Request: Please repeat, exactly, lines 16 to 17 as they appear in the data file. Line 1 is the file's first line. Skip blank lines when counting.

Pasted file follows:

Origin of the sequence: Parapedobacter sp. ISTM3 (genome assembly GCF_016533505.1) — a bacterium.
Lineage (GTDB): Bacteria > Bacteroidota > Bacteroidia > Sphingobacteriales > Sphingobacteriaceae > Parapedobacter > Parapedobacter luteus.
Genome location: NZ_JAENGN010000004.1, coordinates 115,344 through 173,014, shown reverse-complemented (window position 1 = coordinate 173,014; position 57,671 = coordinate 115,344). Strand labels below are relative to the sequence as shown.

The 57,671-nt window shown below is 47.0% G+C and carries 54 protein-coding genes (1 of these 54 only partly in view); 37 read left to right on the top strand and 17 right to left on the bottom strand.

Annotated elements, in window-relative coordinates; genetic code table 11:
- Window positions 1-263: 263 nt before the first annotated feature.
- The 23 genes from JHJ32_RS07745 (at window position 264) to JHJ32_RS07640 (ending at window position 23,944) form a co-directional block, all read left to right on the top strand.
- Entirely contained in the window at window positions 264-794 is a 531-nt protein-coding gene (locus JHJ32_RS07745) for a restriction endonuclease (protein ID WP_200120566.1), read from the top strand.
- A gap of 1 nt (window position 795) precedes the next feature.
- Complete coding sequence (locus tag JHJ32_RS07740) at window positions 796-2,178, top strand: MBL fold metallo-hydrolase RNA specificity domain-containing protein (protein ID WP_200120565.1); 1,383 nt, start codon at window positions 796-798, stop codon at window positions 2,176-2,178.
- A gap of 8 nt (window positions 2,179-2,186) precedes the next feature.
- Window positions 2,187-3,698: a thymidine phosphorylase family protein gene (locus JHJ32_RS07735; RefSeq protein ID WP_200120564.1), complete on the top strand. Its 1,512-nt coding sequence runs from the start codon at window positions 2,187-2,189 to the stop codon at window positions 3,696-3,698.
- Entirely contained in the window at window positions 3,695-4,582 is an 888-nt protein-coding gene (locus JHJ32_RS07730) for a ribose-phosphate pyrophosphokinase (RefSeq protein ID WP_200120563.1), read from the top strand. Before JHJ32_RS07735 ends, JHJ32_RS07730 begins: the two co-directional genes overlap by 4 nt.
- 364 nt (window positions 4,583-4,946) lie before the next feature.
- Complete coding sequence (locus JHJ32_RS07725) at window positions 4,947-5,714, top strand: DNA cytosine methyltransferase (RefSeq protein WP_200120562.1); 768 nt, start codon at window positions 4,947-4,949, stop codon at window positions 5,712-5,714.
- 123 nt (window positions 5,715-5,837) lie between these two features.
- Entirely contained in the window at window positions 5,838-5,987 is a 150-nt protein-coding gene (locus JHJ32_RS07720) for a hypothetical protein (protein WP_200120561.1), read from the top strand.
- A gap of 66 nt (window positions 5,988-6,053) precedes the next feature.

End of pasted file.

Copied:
- 123 nt (window positions 5,715-5,837) lie between these two features.
- Entirely contained in the window at window positions 5,838-5,987 is a 150-nt protein-coding gene (locus JHJ32_RS07720) for a hypothetical protein (protein WP_200120561.1), read from the top strand.